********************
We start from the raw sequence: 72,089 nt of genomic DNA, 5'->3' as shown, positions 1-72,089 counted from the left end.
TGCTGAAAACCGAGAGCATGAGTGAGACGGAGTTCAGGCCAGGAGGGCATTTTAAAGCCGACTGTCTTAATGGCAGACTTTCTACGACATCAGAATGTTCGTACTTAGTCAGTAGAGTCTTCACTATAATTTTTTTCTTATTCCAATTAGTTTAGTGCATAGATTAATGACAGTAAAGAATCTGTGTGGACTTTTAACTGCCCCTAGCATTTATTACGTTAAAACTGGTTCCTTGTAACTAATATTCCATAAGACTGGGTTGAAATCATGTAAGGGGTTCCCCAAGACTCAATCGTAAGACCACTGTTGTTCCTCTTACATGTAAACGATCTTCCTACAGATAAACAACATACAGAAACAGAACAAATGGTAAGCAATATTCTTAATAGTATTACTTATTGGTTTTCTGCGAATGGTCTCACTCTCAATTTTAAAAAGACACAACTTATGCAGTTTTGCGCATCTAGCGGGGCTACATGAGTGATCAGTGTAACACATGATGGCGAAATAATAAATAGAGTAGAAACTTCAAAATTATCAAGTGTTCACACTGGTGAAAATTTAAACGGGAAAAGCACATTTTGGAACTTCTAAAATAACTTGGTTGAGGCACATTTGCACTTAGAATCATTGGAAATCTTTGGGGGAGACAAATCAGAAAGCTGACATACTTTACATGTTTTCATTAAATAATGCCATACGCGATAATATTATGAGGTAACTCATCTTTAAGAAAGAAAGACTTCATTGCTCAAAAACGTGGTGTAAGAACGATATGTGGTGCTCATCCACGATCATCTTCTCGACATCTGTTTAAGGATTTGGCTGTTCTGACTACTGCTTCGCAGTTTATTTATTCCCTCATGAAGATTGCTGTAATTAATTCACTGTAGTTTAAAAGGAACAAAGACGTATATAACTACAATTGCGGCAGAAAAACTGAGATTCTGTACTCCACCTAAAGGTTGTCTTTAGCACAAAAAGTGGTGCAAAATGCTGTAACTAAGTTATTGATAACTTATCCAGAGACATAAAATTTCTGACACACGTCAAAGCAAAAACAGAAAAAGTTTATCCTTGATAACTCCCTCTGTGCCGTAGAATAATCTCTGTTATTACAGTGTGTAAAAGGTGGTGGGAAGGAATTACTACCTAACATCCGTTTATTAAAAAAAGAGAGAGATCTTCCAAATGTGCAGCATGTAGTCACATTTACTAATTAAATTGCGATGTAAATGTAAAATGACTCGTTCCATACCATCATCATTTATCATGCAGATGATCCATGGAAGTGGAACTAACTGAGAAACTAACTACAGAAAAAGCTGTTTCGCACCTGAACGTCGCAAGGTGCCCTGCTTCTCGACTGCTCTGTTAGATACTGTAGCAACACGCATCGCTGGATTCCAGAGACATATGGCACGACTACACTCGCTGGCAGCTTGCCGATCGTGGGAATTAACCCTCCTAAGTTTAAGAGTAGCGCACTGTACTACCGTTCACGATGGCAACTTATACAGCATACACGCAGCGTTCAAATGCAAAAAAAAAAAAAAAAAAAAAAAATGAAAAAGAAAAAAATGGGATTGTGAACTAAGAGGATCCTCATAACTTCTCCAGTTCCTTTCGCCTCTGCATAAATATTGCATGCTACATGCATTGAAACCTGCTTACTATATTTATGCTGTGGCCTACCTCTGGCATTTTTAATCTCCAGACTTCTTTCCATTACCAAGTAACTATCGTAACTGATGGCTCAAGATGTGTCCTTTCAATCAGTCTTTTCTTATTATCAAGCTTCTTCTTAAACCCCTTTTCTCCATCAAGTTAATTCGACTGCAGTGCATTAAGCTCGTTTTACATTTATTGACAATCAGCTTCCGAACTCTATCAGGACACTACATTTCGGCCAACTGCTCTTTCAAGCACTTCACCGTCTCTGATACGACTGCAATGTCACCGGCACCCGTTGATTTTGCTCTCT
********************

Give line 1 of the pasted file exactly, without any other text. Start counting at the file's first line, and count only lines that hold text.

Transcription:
We start from the raw sequence: 72,089 nt of genomic DNA, 5'->3' as shown, positions 1-72,089 counted from the left end.